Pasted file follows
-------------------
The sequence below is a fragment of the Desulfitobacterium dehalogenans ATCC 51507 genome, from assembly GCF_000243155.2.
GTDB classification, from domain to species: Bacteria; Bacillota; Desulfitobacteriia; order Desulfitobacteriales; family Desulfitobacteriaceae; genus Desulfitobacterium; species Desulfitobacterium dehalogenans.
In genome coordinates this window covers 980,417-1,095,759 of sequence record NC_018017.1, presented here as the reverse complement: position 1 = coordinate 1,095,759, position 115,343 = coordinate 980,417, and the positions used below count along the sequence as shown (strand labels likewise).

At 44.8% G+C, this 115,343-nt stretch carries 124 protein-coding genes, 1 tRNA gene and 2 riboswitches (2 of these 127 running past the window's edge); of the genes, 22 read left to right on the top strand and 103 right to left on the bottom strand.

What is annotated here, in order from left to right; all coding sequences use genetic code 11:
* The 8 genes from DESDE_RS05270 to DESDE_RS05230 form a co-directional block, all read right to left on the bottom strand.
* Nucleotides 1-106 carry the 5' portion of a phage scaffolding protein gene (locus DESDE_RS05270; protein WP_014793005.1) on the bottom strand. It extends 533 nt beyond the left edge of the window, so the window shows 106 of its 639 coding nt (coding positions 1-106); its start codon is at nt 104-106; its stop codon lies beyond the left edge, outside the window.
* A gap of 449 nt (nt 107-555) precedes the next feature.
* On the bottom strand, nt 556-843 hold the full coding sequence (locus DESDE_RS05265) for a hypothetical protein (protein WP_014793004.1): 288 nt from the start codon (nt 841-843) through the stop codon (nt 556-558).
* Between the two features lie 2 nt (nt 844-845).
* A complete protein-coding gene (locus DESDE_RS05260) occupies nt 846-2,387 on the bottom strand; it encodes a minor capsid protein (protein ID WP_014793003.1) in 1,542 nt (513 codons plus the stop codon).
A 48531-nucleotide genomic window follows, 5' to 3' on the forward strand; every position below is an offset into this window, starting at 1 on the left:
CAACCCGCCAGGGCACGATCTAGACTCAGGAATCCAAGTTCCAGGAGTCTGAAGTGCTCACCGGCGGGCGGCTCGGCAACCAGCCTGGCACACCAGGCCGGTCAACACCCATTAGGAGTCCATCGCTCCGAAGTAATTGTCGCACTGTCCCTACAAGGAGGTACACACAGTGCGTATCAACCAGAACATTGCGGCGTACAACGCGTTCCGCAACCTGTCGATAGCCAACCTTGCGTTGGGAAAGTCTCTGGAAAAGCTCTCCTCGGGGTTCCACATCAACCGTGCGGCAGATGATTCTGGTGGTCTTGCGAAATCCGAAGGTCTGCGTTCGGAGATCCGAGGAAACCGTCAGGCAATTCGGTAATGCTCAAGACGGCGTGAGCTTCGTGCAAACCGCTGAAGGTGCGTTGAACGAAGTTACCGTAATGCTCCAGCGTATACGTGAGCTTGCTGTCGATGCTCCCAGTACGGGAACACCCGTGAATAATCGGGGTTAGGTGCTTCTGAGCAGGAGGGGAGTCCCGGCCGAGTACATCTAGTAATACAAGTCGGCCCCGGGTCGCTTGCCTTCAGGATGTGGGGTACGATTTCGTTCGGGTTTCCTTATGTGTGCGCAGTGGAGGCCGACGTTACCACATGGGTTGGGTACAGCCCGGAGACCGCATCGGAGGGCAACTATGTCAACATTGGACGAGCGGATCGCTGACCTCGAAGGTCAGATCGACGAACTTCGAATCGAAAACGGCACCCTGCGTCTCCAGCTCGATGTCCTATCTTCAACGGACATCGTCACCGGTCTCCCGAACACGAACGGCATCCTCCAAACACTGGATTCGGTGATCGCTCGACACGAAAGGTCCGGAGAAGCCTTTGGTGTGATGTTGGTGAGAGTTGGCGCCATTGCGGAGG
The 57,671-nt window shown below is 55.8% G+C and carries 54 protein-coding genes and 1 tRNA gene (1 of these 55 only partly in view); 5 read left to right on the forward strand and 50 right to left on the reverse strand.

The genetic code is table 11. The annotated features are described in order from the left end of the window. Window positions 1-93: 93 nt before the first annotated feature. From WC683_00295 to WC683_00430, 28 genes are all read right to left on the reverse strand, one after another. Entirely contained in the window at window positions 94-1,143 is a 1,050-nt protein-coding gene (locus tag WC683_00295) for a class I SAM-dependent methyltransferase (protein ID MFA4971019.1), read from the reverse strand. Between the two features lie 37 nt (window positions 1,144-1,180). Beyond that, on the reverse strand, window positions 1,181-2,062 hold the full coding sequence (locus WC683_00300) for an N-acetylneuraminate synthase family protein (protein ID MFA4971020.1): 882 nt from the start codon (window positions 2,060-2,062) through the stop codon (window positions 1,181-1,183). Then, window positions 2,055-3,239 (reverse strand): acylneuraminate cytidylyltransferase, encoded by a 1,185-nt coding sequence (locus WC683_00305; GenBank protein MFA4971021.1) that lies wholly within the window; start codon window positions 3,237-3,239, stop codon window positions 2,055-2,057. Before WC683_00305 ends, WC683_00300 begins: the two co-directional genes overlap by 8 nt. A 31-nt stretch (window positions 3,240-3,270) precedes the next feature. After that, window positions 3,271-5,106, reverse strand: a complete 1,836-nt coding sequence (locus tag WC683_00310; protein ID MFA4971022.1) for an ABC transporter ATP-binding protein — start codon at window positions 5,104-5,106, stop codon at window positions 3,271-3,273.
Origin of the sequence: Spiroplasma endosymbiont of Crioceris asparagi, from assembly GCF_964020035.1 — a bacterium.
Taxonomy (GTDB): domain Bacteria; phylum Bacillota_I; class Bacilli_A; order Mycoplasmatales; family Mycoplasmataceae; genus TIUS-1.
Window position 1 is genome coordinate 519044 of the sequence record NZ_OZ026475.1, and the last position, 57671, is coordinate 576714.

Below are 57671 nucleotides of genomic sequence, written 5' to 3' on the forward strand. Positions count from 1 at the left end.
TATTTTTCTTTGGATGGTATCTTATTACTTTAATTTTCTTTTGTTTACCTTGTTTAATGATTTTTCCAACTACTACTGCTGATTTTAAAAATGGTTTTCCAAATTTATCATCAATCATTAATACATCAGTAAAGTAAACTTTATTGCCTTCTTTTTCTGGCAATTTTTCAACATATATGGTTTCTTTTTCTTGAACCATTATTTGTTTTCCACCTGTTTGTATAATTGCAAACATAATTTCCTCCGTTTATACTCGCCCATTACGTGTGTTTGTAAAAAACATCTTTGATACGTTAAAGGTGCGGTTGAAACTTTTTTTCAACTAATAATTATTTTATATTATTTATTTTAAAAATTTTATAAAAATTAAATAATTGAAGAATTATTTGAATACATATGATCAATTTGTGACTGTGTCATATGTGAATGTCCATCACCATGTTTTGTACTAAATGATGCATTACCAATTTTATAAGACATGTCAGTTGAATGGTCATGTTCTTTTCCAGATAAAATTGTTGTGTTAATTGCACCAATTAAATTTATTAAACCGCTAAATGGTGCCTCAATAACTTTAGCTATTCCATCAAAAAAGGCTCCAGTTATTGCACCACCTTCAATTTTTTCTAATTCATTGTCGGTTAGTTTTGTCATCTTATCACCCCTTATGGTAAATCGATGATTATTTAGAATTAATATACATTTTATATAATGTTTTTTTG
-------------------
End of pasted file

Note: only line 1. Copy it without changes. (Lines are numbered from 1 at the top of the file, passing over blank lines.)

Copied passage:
The sequence below is a fragment of the Desulfitobacterium dehalogenans ATCC 51507 genome, from assembly GCF_000243155.2.